Slave Narratives and the African-American Story Tradition

Cover00 Lawrence Hill in bookforum:

Is it a problem that many of the most famous and enduring fictional accounts of African Americans have been penned by whites? After Styron released his Pulitzer Prize–winning Confessions in 1967, some African-American writers were so incensed that just a year later they retaliated with the essay collection William Styron’s Nat Turner: Ten Black Writers Respond. I think that Styron, Twain, Stowe, and Lee wrote valuable books that deserve to be read and understood within the body of literature exploring the black experience in America. However, I do deplore that voices by African-American and African-Canadian writers continue to be crowded out of the picture. True, W. E. B. DuBois’s The Souls of Black Folk, Maya Angelou’s I Know Why the Caged Bird Sings, Toni Morrison’s Beloved, and, more recently, Edward P. Jones’s The Known World have been duly embraced, as have Alex Haley’s astoundingly resilient Roots and The Autobiography of Malcolm X. But the average elementary or high school student in the United States or Canada who wants—or is told—to learn something about black culture and history is more likely to begin and end his or her reading with Twain and Lee than with any of these African-American writers.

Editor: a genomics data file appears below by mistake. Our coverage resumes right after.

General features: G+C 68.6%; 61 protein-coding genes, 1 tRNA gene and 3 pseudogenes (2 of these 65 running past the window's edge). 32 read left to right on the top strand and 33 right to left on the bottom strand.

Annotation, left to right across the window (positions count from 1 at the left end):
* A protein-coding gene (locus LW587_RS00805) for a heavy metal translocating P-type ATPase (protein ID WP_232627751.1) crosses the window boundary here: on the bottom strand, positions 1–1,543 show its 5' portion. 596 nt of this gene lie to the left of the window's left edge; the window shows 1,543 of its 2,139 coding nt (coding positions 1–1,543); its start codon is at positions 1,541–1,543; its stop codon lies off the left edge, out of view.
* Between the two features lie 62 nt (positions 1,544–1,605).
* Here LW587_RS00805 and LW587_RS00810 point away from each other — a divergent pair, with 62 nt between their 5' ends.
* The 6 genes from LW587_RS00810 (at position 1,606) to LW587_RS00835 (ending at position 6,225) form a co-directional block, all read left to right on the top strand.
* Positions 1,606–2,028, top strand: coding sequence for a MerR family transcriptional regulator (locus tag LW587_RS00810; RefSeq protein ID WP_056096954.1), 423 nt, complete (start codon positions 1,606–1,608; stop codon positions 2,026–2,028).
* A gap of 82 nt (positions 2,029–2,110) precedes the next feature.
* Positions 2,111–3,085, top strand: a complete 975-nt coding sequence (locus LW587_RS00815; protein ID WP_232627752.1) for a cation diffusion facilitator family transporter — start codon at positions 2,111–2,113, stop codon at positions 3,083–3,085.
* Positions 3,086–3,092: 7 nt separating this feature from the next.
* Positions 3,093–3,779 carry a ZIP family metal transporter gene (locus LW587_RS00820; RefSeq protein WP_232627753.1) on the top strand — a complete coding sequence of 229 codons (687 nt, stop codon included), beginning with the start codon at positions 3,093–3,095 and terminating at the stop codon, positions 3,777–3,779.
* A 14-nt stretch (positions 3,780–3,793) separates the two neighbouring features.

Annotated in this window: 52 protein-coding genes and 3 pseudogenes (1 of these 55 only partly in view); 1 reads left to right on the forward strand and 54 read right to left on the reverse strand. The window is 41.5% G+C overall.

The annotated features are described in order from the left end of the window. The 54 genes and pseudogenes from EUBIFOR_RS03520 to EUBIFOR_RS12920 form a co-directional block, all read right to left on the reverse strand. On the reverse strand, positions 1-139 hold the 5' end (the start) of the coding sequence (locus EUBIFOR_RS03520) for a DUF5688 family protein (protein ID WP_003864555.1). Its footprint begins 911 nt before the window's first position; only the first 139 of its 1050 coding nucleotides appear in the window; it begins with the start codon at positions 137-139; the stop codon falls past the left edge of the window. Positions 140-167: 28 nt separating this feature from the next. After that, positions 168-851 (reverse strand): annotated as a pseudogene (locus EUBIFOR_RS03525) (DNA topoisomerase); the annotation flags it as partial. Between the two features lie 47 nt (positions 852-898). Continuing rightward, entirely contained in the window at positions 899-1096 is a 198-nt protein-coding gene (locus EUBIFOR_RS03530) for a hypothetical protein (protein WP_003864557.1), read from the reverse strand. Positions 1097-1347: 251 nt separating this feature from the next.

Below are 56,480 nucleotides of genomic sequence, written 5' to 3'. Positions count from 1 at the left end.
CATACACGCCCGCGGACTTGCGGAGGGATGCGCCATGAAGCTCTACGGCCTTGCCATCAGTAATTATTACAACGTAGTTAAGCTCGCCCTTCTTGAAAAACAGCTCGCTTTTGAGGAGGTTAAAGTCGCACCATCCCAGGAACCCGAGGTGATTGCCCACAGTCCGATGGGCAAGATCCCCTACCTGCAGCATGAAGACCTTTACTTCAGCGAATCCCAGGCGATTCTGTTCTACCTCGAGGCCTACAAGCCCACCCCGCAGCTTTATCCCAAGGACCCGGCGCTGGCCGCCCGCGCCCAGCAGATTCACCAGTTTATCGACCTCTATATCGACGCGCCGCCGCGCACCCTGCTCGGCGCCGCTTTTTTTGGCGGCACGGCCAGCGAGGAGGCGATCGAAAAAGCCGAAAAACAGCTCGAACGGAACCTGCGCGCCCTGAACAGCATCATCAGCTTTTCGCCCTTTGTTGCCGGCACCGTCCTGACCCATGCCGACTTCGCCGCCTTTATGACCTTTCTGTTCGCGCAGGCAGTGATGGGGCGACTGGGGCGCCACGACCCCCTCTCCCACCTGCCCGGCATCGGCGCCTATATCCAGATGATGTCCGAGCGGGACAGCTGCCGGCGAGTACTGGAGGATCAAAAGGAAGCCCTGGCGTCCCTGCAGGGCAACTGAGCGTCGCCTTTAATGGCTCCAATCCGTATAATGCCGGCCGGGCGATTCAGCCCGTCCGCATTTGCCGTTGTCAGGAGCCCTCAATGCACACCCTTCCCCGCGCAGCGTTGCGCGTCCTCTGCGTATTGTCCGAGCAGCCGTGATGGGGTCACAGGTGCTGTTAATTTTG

One way to interrupt this trend—whether unconscious or deliberate—of ignoring African-American writers is to incorporate memoirs into the body of Civil War literature. In its transparency and vitality, the African-American memoir has the power to reach out and grab readers and hold them chapter after chapter. A great slave narrative, for example, offers the drama of fiction and the cutting edge of historical fact.

In Bearing Witness: Selections from African-American Autobiography in the Twentieth Century, editor Henry Louis Gates Jr. observes that memoir plays a central role in African-American literature.